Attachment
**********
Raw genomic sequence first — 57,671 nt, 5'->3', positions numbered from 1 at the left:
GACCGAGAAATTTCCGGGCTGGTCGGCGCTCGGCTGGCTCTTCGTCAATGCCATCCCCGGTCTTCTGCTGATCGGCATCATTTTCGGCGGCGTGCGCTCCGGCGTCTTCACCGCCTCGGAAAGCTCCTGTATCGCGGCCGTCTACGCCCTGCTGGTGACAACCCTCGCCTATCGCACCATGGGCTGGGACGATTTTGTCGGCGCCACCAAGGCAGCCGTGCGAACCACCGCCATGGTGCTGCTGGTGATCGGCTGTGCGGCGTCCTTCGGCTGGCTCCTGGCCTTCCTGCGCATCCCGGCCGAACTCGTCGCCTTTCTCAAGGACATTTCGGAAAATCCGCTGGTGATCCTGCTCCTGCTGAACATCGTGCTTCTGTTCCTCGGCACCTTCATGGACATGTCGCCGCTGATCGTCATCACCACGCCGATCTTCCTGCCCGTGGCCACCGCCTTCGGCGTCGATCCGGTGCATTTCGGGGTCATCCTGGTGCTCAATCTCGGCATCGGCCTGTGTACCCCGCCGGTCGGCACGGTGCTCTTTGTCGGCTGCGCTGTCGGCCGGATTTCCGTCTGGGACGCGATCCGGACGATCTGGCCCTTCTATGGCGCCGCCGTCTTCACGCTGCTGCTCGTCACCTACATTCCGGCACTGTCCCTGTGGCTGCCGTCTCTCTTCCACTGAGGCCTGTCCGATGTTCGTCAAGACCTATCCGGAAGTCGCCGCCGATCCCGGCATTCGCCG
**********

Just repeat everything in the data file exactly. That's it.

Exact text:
Raw genomic sequence first — 57,671 nt, 5'->3', positions numbered from 1 at the left:
GACCGAGAAATTTCCGGGCTGGTCGGCGCTCGGCTGGCTCTTCGTCAATGCCATCCCCGGTCTTCTGCTGATCGGCATCATTTTCGGCGGCGTGCGCTCCGGCGTCTTCACCGCCTCGGAAAGCTCCTGTATCGCGGCCGTCTACGCCCTGCTGGTGACAACCCTCGCCTATCGCACCATGGGCTGGGACGATTTTGTCGGCGCCACCAAGGCAGCCGTGCGAACCACCGCCATGGTGCTGCTGGTGATCGGCTGTGCGGCGTCCTTCGGCTGGCTCCTGGCCTTCCTGCGCATCCCGGCCGAACTCGTCGCCTTTCTCAAGGACATTTCGGAAAATCCGCTGGTGATCCTGCTCCTGCTGAACATCGTGCTTCTGTTCCTCGGCACCTTCATGGACATGTCGCCGCTGATCGTCATCACCACGCCGATCTTCCTGCCCGTGGCCACCGCCTTCGGCGTCGATCCGGTGCATTTCGGGGTCATCCTGGTGCTCAATCTCGGCATCGGCCTGTGTACCCCGCCGGTCGGCACGGTGCTCTTTGTCGGCTGCGCTGTCGGCCGGATTTCCGTCTGGGACGCGATCCGGACGATCTGGCCCTTCTATGGCGCCGCCGTCTTCACGCTGCTGCTCGTCACCTACATTCCGGCACTGTCCCTGTGGCTGCCGTCTCTCTTCCACTGAGGCCTGTCCGATGTTCGTCAAGACCTATCCGGAAGTCGCCGCCGATCCCGGCATTCGCCG